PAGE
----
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Environmental Policy Tools and Firm-Level Management Practices: Empirical Evidence for Germany

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  • Frondel, Manuel
  • Horbach, Jens
  • Rennings, Klaus
  • Requate, Till

Abstract

On the basis of abundant facility and firm-level data for German manufacturing, originating from a recent OECD-survey, this paper empirically investigates the relevance of a variety of incentives for environmentally innovative behavior of facilities, the respective influence of pressure groups, and the impact of both regulatory and market-based policy instruments, such as eco-taxes. Since the early 1990s, Environmental Management Systems (EMS), specifically, have become a vital voluntary complement to mandatory environmental policies based on regulation and legislation. EMS may be perceived as an organizational environmental innovation that may lead to improved environmental performance. While the paper provides a descriptive analysis of the determinants for EMS-adoption and incentives that may trigger environmental innovation activities within German facilities, the major questions that will be addressed in this paper are: (1) How can public authorities support the introduction of management practices that may lead to improved environmental performance? (2) What are the main determinants of environmentally innovative behavior of firms? Specifically, we are interested in the role that market forces and regulation play in the process of complex firm decisions on innovation and environmental performance. While the relevant literature on these issues is dominated by case studies, our large-scale survey indicates that the most important reasons why firms contemplate introducing EMS are to improve the efforts to achieve regulatory compliance, to improve the corporate image, and to create cost savings with respect to both waste management and resource input. Among pressure groups, internal stakeholders - management employees and corporate headquarters - appear to be more influential with respect to EMS-adoption and environmental innovation than external forces, such as public authorities.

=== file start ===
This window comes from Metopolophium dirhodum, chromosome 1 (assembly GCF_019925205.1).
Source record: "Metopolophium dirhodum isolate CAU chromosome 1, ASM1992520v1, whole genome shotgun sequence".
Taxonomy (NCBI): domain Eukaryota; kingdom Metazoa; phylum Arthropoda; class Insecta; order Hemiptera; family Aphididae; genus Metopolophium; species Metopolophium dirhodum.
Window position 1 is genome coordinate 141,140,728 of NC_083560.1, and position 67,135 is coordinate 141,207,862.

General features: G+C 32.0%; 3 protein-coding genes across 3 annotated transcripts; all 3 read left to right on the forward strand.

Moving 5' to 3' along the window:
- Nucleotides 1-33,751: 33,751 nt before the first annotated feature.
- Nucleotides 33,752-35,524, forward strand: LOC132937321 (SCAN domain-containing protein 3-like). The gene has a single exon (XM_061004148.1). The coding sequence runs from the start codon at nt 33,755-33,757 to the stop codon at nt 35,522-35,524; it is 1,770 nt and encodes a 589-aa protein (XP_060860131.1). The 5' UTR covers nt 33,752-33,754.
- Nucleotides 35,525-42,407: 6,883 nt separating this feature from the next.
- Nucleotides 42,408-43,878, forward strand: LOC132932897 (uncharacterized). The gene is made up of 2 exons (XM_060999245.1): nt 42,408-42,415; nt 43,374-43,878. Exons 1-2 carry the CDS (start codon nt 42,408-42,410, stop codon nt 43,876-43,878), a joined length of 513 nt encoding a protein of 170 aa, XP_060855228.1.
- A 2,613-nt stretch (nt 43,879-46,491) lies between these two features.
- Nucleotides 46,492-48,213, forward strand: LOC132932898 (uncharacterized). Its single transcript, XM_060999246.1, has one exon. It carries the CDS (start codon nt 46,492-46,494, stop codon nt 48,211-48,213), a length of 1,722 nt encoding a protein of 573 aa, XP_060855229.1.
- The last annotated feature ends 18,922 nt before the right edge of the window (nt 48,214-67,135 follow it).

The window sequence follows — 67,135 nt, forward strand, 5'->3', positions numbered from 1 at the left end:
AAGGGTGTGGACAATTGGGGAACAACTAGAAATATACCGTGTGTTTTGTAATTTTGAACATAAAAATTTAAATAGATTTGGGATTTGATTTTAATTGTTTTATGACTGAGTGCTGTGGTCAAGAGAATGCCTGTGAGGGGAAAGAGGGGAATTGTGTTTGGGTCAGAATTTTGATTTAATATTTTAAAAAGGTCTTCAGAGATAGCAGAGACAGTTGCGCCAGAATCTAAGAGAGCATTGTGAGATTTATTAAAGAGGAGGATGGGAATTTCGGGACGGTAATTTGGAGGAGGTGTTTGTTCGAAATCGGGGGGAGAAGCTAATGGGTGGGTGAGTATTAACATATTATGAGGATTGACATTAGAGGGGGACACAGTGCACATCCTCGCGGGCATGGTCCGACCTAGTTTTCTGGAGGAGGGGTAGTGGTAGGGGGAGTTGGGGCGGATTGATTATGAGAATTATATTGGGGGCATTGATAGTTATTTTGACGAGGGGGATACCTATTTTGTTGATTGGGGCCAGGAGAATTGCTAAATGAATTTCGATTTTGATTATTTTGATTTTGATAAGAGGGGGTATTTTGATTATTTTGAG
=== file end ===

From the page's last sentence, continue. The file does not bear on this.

Suggested Citation

  • Frondel, Manuel & Horbach, Jens & Rennings, Klaus & Requate, Till, 2004. "Environmental Policy Tools and Firm-Level Management Practices: Empirical Evidence for Germany," Economics Working Papers 2004-02, Christian-Albrechts-University of Kiel, Department of Economics.
  • Handle: RePEc:zbw:cauewp:1689
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    File URL: https://www.econstor.eu/bitstream/10419/21979/1/EWP-2004-02.pdf
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    References listed on IDEAS

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    1. Jens Horbach, 2003. "Employment and Innovations in the Environmental Sector: Determinants and Econometrical Results for Germany," Working Papers 2003.47, Fondazione Eni Enrico Mattei.
    2. Rennings, Klaus, 2000. "Redefining innovation -- eco-innovation research and the contribution from ecological economics," Ecological Economics, Elsevier, vol. 32(2), pages 319-332, February.